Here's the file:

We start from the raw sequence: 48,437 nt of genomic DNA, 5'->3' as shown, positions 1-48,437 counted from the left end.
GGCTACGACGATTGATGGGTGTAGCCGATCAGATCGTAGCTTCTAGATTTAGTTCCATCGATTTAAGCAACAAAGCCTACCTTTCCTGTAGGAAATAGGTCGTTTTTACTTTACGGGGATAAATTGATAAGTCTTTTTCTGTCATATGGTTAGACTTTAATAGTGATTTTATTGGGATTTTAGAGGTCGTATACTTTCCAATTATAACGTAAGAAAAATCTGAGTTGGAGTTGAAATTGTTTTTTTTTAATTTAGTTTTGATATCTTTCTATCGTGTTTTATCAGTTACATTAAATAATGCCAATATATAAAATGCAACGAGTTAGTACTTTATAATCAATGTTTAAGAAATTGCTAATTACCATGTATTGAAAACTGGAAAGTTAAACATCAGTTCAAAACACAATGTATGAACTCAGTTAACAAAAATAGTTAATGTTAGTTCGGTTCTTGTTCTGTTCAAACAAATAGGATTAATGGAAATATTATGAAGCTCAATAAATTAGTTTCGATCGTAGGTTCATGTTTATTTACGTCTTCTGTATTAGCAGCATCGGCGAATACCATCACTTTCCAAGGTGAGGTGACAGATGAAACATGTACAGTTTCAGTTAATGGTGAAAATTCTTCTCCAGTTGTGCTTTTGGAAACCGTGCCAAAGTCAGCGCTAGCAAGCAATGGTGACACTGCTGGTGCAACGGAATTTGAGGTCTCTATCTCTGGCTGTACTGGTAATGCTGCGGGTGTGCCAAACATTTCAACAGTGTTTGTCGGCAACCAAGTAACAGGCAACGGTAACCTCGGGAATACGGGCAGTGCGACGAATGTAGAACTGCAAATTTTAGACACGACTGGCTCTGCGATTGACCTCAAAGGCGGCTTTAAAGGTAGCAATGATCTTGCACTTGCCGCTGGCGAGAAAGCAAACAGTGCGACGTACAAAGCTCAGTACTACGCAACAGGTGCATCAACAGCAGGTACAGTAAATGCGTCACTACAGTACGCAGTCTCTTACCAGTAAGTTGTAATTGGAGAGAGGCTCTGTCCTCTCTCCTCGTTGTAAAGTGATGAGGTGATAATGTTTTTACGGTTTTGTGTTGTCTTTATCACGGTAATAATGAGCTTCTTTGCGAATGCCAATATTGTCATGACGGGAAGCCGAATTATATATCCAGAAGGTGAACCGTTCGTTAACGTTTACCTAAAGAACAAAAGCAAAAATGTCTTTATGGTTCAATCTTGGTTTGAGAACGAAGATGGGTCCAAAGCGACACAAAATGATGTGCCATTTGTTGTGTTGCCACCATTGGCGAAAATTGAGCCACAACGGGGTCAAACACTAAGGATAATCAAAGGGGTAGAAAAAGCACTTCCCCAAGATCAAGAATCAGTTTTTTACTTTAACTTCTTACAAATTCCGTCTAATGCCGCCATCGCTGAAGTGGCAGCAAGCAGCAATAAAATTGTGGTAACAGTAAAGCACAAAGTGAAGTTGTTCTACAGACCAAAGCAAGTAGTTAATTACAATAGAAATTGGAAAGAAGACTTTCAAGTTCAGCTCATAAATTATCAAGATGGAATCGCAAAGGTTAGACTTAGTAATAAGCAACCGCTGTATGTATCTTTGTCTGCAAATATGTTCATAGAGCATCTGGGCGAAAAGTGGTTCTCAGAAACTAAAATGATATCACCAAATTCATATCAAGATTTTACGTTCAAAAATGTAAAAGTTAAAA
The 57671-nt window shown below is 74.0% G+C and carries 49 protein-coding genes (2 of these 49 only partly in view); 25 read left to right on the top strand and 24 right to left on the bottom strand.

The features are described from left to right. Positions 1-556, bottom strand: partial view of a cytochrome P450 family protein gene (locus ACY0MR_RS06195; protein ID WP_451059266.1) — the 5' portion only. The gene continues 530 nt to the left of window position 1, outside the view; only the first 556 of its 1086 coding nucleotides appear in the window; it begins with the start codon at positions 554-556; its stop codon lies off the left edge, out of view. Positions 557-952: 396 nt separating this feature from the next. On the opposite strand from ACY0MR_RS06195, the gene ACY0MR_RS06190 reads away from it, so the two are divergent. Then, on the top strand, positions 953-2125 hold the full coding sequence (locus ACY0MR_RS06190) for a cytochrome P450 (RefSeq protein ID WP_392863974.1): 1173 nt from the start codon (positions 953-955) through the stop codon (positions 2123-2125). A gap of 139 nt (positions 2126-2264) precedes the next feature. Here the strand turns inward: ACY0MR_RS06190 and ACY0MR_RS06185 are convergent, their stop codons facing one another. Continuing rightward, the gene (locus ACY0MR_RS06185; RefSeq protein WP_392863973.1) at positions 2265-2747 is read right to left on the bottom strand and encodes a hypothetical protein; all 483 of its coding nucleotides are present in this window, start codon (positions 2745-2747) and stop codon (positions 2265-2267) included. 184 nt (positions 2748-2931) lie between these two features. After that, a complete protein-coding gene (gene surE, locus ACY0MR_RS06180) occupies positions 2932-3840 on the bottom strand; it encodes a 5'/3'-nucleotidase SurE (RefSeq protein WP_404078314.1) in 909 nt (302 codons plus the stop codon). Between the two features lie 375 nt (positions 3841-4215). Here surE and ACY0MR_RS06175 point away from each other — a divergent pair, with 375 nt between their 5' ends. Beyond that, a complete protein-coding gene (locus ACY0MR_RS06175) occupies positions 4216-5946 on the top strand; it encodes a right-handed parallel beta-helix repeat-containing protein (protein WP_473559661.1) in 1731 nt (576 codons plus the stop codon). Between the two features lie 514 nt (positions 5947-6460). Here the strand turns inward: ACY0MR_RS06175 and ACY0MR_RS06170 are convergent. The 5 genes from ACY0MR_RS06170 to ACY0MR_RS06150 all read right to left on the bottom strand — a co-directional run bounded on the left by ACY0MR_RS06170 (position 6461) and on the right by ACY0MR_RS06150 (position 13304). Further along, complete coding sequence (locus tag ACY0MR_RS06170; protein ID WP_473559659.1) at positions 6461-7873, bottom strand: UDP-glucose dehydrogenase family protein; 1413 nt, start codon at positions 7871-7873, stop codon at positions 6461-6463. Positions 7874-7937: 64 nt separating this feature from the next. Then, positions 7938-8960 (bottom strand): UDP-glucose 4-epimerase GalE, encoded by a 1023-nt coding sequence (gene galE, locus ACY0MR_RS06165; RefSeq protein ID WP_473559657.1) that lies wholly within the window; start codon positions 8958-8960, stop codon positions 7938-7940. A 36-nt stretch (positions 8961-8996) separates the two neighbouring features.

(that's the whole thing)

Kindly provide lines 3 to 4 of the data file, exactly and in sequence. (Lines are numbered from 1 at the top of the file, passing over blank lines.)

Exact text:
The 57671-nt window shown below is 74.0% G+C and carries 49 protein-coding genes (2 of these 49 only partly in view); 25 read left to right on the top strand and 24 right to left on the bottom strand.

The features are described from left to right. Positions 1-556, bottom strand: partial view of a cytochrome P450 family protein gene (locus ACY0MR_RS06195; protein ID WP_451059266.1) — the 5' portion only. The gene continues 530 nt to the left of window position 1, outside the view; only the first 556 of its 1086 coding nucleotides appear in the window; it begins with the start codon at positions 554-556; its stop codon lies off the left edge, out of view. Positions 557-952: 396 nt separating this feature from the next. On the opposite strand from ACY0MR_RS06195, the gene ACY0MR_RS06190 reads away from it, so the two are divergent. Then, on the top strand, positions 953-2125 hold the full coding sequence (locus ACY0MR_RS06190) for a cytochrome P450 (RefSeq protein ID WP_392863974.1): 1173 nt from the start codon (positions 953-955) through the stop codon (positions 2123-2125). A gap of 139 nt (positions 2126-2264) precedes the next feature. Here the strand turns inward: ACY0MR_RS06190 and ACY0MR_RS06185 are convergent, their stop codons facing one another. Continuing rightward, the gene (locus ACY0MR_RS06185; RefSeq protein WP_392863973.1) at positions 2265-2747 is read right to left on the bottom strand and encodes a hypothetical protein; all 483 of its coding nucleotides are present in this window, start codon (positions 2745-2747) and stop codon (positions 2265-2267) included. 184 nt (positions 2748-2931) lie between these two features. After that, a complete protein-coding gene (gene surE, locus ACY0MR_RS06180) occupies positions 2932-3840 on the bottom strand; it encodes a 5'/3'-nucleotidase SurE (RefSeq protein WP_404078314.1) in 909 nt (302 codons plus the stop codon). Between the two features lie 375 nt (positions 3841-4215). Here surE and ACY0MR_RS06175 point away from each other — a divergent pair, with 375 nt between their 5' ends. Beyond that, a complete protein-coding gene (locus ACY0MR_RS06175) occupies positions 4216-5946 on the top strand; it encodes a right-handed parallel beta-helix repeat-containing protein (protein WP_473559661.1) in 1731 nt (576 codons plus the stop codon). Between the two features lie 514 nt (positions 5947-6460). Here the strand turns inward: ACY0MR_RS06175 and ACY0MR_RS06170 are convergent. The 5 genes from ACY0MR_RS06170 to ACY0MR_RS06150 all read right to left on the bottom strand — a co-directional run bounded on the left by ACY0MR_RS06170 (position 6461) and on the right by ACY0MR_RS06150 (position 13304). Further along, complete coding sequence (locus tag ACY0MR_RS06170; protein ID WP_473559659.1) at positions 6461-7873, bottom strand: UDP-glucose dehydrogenase family protein; 1413 nt, start codon at positions 7871-7873, stop codon at positions 6461-6463. Positions 7874-7937: 64 nt separating this feature from the next. Then, positions 7938-8960 (bottom strand): UDP-glucose 4-epimerase GalE, encoded by a 1023-nt coding sequence (gene galE, locus ACY0MR_RS06165; RefSeq protein ID WP_473559657.1) that lies wholly within the window; start codon positions 8958-8960, stop codon positions 7938-7940. A 36-nt stretch (positions 8961-8996) separates the two neighbouring features.